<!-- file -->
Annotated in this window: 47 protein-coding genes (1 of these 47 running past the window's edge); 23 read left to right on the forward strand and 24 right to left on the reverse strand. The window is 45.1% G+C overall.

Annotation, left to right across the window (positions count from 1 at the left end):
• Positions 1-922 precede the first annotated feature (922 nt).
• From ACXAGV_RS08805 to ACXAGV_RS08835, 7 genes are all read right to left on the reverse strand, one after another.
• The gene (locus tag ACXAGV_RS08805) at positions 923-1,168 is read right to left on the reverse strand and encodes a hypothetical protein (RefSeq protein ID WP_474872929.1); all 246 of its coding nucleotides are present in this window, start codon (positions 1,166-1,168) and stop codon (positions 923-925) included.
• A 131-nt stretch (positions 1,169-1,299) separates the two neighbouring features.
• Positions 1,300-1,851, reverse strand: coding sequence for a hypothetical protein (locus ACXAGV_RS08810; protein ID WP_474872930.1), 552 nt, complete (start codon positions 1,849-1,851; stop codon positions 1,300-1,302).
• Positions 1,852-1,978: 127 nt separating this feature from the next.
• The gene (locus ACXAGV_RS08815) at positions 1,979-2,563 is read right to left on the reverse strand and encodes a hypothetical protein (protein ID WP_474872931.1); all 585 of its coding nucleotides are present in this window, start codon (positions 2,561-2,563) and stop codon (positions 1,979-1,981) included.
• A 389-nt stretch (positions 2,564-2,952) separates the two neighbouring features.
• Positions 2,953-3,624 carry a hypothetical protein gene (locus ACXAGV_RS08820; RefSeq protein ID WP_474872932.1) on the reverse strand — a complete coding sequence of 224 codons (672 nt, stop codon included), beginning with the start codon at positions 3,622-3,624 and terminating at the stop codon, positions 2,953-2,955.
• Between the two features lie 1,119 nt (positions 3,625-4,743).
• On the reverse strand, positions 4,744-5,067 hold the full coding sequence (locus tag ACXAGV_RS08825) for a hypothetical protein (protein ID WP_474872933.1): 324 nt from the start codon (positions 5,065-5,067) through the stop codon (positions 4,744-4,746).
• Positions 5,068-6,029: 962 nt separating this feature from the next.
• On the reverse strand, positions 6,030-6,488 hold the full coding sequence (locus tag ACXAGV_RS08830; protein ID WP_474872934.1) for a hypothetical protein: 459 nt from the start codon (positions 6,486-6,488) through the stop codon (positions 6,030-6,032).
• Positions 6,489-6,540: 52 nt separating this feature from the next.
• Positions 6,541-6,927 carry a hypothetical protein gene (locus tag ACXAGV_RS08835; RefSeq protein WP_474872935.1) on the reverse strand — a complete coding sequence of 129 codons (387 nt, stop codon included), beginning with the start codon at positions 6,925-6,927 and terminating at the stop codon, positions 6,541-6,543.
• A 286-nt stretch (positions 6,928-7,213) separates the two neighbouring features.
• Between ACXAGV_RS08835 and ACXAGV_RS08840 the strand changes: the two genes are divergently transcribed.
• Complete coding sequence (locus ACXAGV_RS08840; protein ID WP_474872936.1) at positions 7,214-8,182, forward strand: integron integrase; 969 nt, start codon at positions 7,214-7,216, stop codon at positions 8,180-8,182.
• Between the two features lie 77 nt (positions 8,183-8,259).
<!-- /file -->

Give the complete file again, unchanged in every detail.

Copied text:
Annotated in this window: 47 protein-coding genes (1 of these 47 running past the window's edge); 23 read left to right on the forward strand and 24 right to left on the reverse strand. The window is 45.1% G+C overall.

Annotation, left to right across the window (positions count from 1 at the left end):
• Positions 1-922 precede the first annotated feature (922 nt).
• From ACXAGV_RS08805 to ACXAGV_RS08835, 7 genes are all read right to left on the reverse strand, one after another.
• The gene (locus tag ACXAGV_RS08805) at positions 923-1,168 is read right to left on the reverse strand and encodes a hypothetical protein (RefSeq protein ID WP_474872929.1); all 246 of its coding nucleotides are present in this window, start codon (positions 1,166-1,168) and stop codon (positions 923-925) included.
• A 131-nt stretch (positions 1,169-1,299) separates the two neighbouring features.
• Positions 1,300-1,851, reverse strand: coding sequence for a hypothetical protein (locus ACXAGV_RS08810; protein ID WP_474872930.1), 552 nt, complete (start codon positions 1,849-1,851; stop codon positions 1,300-1,302).
• Positions 1,852-1,978: 127 nt separating this feature from the next.
• The gene (locus ACXAGV_RS08815) at positions 1,979-2,563 is read right to left on the reverse strand and encodes a hypothetical protein (protein ID WP_474872931.1); all 585 of its coding nucleotides are present in this window, start codon (positions 2,561-2,563) and stop codon (positions 1,979-1,981) included.
• A 389-nt stretch (positions 2,564-2,952) separates the two neighbouring features.
• Positions 2,953-3,624 carry a hypothetical protein gene (locus ACXAGV_RS08820; RefSeq protein ID WP_474872932.1) on the reverse strand — a complete coding sequence of 224 codons (672 nt, stop codon included), beginning with the start codon at positions 3,622-3,624 and terminating at the stop codon, positions 2,953-2,955.
• Between the two features lie 1,119 nt (positions 3,625-4,743).
• On the reverse strand, positions 4,744-5,067 hold the full coding sequence (locus tag ACXAGV_RS08825) for a hypothetical protein (protein ID WP_474872933.1): 324 nt from the start codon (positions 5,065-5,067) through the stop codon (positions 4,744-4,746).
• Positions 5,068-6,029: 962 nt separating this feature from the next.
• On the reverse strand, positions 6,030-6,488 hold the full coding sequence (locus tag ACXAGV_RS08830; protein ID WP_474872934.1) for a hypothetical protein: 459 nt from the start codon (positions 6,486-6,488) through the stop codon (positions 6,030-6,032).
• Positions 6,489-6,540: 52 nt separating this feature from the next.
• Positions 6,541-6,927 carry a hypothetical protein gene (locus tag ACXAGV_RS08835; RefSeq protein WP_474872935.1) on the reverse strand — a complete coding sequence of 129 codons (387 nt, stop codon included), beginning with the start codon at positions 6,925-6,927 and terminating at the stop codon, positions 6,541-6,543.
• A 286-nt stretch (positions 6,928-7,213) separates the two neighbouring features.
• Between ACXAGV_RS08835 and ACXAGV_RS08840 the strand changes: the two genes are divergently transcribed.
• Complete coding sequence (locus ACXAGV_RS08840; protein ID WP_474872936.1) at positions 7,214-8,182, forward strand: integron integrase; 969 nt, start codon at positions 7,214-7,216, stop codon at positions 8,180-8,182.
• Between the two features lie 77 nt (positions 8,183-8,259).